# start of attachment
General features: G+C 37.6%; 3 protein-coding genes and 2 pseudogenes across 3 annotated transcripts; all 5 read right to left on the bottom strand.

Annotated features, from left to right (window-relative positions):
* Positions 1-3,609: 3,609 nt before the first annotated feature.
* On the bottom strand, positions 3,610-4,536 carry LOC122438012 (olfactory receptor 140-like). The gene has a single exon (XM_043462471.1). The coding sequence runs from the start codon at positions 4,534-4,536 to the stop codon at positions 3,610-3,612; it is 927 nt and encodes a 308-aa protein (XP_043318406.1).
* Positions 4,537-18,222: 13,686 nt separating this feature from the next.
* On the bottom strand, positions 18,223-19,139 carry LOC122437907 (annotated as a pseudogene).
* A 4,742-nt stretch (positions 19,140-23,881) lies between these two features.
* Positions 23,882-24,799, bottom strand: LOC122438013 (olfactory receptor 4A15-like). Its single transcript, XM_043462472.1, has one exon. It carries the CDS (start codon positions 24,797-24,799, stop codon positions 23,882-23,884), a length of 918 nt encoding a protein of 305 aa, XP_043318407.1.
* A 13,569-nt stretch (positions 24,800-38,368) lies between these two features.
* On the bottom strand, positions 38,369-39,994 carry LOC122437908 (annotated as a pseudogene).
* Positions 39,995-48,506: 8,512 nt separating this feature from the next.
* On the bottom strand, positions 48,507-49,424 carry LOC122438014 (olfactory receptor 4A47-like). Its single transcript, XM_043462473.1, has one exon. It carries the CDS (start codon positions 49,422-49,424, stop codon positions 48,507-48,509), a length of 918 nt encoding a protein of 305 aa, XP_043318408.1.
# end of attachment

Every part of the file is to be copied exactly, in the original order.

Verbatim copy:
General features: G+C 37.6%; 3 protein-coding genes and 2 pseudogenes across 3 annotated transcripts; all 5 read right to left on the bottom strand.

Annotated features, from left to right (window-relative positions):
* Positions 1-3,609: 3,609 nt before the first annotated feature.
* On the bottom strand, positions 3,610-4,536 carry LOC122438012 (olfactory receptor 140-like). The gene has a single exon (XM_043462471.1). The coding sequence runs from the start codon at positions 4,534-4,536 to the stop codon at positions 3,610-3,612; it is 927 nt and encodes a 308-aa protein (XP_043318406.1).
* Positions 4,537-18,222: 13,686 nt separating this feature from the next.
* On the bottom strand, positions 18,223-19,139 carry LOC122437907 (annotated as a pseudogene).
* A 4,742-nt stretch (positions 19,140-23,881) lies between these two features.
* Positions 23,882-24,799, bottom strand: LOC122438013 (olfactory receptor 4A15-like). Its single transcript, XM_043462472.1, has one exon. It carries the CDS (start codon positions 24,797-24,799, stop codon positions 23,882-23,884), a length of 918 nt encoding a protein of 305 aa, XP_043318407.1.
* A 13,569-nt stretch (positions 24,800-38,368) lies between these two features.
* On the bottom strand, positions 38,369-39,994 carry LOC122437908 (annotated as a pseudogene).
* Positions 39,995-48,506: 8,512 nt separating this feature from the next.
* On the bottom strand, positions 48,507-49,424 carry LOC122438014 (olfactory receptor 4A47-like). Its single transcript, XM_043462473.1, has one exon. It carries the CDS (start codon positions 49,422-49,424, stop codon positions 48,507-48,509), a length of 918 nt encoding a protein of 305 aa, XP_043318408.1.